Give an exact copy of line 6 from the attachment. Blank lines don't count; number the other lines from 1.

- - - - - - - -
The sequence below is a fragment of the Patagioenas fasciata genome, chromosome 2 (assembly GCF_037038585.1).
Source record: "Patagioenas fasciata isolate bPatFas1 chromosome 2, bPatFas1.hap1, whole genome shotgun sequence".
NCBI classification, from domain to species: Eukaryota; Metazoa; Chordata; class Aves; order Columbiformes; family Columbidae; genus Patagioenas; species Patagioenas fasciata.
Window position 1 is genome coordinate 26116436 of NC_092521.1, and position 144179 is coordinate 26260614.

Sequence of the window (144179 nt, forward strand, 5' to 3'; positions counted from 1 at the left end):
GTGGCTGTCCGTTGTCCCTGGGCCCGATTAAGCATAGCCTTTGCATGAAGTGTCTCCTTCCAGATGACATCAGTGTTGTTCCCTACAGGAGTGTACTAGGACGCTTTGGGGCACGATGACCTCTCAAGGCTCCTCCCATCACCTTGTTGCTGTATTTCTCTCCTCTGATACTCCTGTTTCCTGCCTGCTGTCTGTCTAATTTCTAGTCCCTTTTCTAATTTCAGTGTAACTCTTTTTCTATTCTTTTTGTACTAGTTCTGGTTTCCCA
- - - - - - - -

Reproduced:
GTGGCTGTCCGTTGTCCCTGGGCCCGATTAAGCATAGCCTTTGCATGAAGTGTCTCCTTCCAGATGACATCAGTGTTGTTCCCTACAGGAGTGTACTAGGACGCTTTGGGGCACGATGACCTCTCAAGGCTCCTCCCATCACCTTGTTGCTGTATTTCTCTCCTCTGATACTCCTGTTTCCTGCCTGCTGTCTGTCTAATTTCTAGTCCCTTTTCTAATTTCAGTGTAACTCTTTTTCTATTCTTTTTGTACTAGTTCTGGTTTCCCA